Top period shots, luvvem!

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Cusack at the Farm during the ’68 Tasman round in the SV BT23A (oldracephotos.com)

Credits…

Michael Gasking Collection/Repco, oldracephotos.com, oldracingcars.com

marvin

Alan Moffat finesses his big, powerful ‘works’ HO Falcon around the tight, technically demanding confines of Sydney’s Warwick Farm February 15 1970…

This will be a support race for the ‘Warwick Farm 100’ F5000 Tasman series round, am intrigued to know who won this ‘Series Production’ encounter. Perhaps a Holden Torana GTR-XU1, WF more suited to the nimble but powerful 3 litre/186cid Holden 6 than the 5.7 litre/351 cid V8 ‘Big Henry’?

Moffat won the ‘South Pacific Touring Car Championship’ series conducted over the four Australian Tasman events but i wonder if he won this round?

Photo Credit…

Doug Eagar

duetto champs

(Bruce Thomas)

The little Alfa Duettos’ DOHC 1570cc would have struggled ferrying this lot, even for a lap…

It’s the victory parade after the 1968 ‘Warwick Farm 100′ won by Jim Clarks’ Lotus 49 Ford DFW from teammate G Hill, with Piers Courage third in his little McLaren M4A Ford FVA.

What driving talent aplenty in this car!

Driving the car is 1960 Australian Gold Star Champion Alec Mildren, Mildren also an Alfa Dealer and incredibly successful and generous race team owner of the 1960-1970 period, the Dutto immaculate in white and wearing a set of ex-GTA wheels, I wonder who owns it now?

Behind Alec is a youthful Alfredo Costanzo, first local home in an Elfin Mono Ford 1.5 and later to be very successful in Australia’s latter F5000 days and the Formula Pacific era in cars owned by Porsche Cars Australia’s Alan Hamilton, another very generous benefactor of the sport.

Brabham, Moss and Clark needing no introduction…

Clark won the race, the Lotus 49 the F1 standard from its ’67 Dutch GP launch, reliability cost Lotus the titles that year, the light, nimble beautiful handling Brabham BT24’s did the trick a second time, Denny Hulme pipping Jack for the Drivers Championship and Brabham Repco winning the Constructors laurels.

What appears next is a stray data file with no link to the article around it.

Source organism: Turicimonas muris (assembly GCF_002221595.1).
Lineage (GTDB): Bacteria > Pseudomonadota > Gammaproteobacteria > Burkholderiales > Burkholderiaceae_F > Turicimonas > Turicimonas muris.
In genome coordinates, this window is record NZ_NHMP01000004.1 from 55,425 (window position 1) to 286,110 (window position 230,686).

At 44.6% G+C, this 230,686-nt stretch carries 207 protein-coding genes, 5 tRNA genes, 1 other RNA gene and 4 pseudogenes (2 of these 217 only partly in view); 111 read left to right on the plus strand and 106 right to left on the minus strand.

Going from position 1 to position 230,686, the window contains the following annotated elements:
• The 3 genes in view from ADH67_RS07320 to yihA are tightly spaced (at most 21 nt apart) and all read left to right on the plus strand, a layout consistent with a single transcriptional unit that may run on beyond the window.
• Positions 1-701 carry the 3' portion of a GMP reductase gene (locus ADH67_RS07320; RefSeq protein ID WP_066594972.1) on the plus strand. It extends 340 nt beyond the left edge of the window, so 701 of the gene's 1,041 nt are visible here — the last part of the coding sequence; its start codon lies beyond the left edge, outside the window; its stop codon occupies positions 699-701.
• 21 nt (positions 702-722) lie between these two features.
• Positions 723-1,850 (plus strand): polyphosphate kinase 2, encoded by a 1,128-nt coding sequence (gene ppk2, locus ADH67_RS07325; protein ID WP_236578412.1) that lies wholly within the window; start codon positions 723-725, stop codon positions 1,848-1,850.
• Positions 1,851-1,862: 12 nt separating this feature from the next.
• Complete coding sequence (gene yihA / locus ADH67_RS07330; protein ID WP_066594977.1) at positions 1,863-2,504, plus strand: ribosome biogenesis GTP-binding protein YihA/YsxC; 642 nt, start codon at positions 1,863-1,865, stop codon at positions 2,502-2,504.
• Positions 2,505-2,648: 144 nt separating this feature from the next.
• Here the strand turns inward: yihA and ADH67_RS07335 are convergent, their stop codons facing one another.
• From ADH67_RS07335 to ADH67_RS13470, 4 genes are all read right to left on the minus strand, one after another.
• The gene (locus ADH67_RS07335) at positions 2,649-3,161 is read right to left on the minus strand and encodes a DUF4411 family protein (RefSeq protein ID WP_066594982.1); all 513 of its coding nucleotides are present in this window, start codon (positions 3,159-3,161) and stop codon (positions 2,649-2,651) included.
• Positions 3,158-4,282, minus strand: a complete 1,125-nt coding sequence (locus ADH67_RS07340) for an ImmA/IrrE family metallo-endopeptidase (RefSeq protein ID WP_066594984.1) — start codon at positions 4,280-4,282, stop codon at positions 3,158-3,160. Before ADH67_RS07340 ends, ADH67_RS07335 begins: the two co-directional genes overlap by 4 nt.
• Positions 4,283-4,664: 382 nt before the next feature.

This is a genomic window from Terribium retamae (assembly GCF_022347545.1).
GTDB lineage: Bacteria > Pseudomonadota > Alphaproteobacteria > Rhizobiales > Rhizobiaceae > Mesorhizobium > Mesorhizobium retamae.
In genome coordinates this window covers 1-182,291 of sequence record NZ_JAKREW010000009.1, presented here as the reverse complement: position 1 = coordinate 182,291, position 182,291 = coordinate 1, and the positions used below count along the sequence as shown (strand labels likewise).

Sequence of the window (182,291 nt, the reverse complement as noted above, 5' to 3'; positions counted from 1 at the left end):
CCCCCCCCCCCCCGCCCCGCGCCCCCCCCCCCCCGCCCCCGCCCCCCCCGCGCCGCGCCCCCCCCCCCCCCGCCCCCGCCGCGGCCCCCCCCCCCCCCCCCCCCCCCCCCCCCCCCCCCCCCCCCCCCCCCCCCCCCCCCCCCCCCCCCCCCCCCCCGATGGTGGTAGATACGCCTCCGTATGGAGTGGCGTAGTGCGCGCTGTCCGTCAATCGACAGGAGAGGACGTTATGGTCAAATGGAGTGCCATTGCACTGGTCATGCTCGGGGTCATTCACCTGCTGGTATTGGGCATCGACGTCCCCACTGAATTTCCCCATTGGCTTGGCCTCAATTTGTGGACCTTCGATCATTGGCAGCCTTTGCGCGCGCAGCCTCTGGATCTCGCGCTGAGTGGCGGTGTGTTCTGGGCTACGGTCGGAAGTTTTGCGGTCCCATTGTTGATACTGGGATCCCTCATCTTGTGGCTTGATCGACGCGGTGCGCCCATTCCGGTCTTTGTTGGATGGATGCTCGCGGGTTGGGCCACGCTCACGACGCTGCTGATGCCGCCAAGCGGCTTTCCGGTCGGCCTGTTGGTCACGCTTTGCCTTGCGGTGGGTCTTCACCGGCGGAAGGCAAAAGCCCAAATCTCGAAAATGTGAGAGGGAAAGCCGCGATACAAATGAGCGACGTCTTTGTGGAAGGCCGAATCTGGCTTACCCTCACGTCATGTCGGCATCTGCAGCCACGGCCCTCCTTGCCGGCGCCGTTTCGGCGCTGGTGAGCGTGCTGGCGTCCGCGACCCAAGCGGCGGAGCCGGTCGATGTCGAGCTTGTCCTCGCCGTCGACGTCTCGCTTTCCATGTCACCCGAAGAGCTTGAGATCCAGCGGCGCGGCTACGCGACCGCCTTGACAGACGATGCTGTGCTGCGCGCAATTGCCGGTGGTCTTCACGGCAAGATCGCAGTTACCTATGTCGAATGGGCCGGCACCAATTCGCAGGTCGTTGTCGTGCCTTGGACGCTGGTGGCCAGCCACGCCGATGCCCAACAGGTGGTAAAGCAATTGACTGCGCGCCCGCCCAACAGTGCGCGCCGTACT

In 2.5 litre ‘DFW’ spec the Ford Cosworth powered cars were formidable Tasman weapons, Clark winning the 1968 title and Rindt the fastest man of the series in 1969, if not the most reliable.

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Jim Clark, Lotus 49 DFW, WF 1968. (Peter Windsor)

The Tasman Series entries in 1968 were as interesting and diverse as ever, the interesting shot below taken as the cars line up for practice in Warwick Farms pit lane shows the business end of the new Len Terry designed 2.5 litre V12 BRM P126. Its Hewland DG300 gearbox just visible behind the Lucas fuel pump mounted to the rear of the ‘box, the Shell ‘el cheapo’ oil catch tank is a nice ‘in the field’ touch!

Richard Attwood in the hotseat retired from the race with gearbox dramas.

Two of the P126’s were entered in the Tasman, Bruce McLaren racing a car in the New Zealand rounds took a win at Teretonga, the cars in the Southern Hemisphere to be race proven, after the abortive H16 program, before the European F1 season but there was always a scramble to drive the old, but light, nimble and reliable 2.1 litre V8 P261…Pedro Rodriguez raced it at WF finishing 6th in a car which had so much Tasman success, Jackie Stewart taking the title in a P261 in 1966.

In front of the BRM is Frank Gardners’ Alec Mildren Racing, one off, Brabham BT23D Alfa. This magic little car powered by a 2.5 litre V8 developed via Alfas’ endurance racing Tipo 33 program. Its twin distributors, fired 2 plugs per cylinder a distinctive visual element of the little DOHC, 2 valve, injected engine. Later in 1968 the car won the Australian Drivers Championship in Kevin Bartletts’ capable, quick hands.

Forward of Frank is Piers Courage’ McLaren M4A Ford FVA. Piers came to Australasia with this car, two engines and did incredibly well, perhaps its not unfair to say he re-launched his career with this self funded Tasman effort. Numerous podium placings were surpassed by an heroic win in hopelessly wet conditions on one of the ‘biggest balls’ circuits of the world, Longford a fortnight after his strong third at WF ahead of many more powerful and equally nimble cars as his little F2 McLaren.

This McLaren stayed in Australia after the Tasman being bought by Niel Allen, and was also raced successfully by Warwick Brown in the formative stages of his career.

WF pitlane

WF pitlane Tasman Series 1968. (Brian McInerney)

Graham Hill was perhaps not as focussed on a win as teammate Clark…get your hands off that young woman you bounder?!

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Graham Hill and friends, Warwick Farm paddock 1968. (Brian McInerney)

Was there ever a bloke from ‘central casting’ who looked more like a dashing, debonair driver than G Hill? He did not have the absolute pace of teammates Clark, Stewart or Rindt but was a driver of incredible ability, the only winner of motor racings World F1 Title/LeMans/Indy ‘Triple Crown’ of course.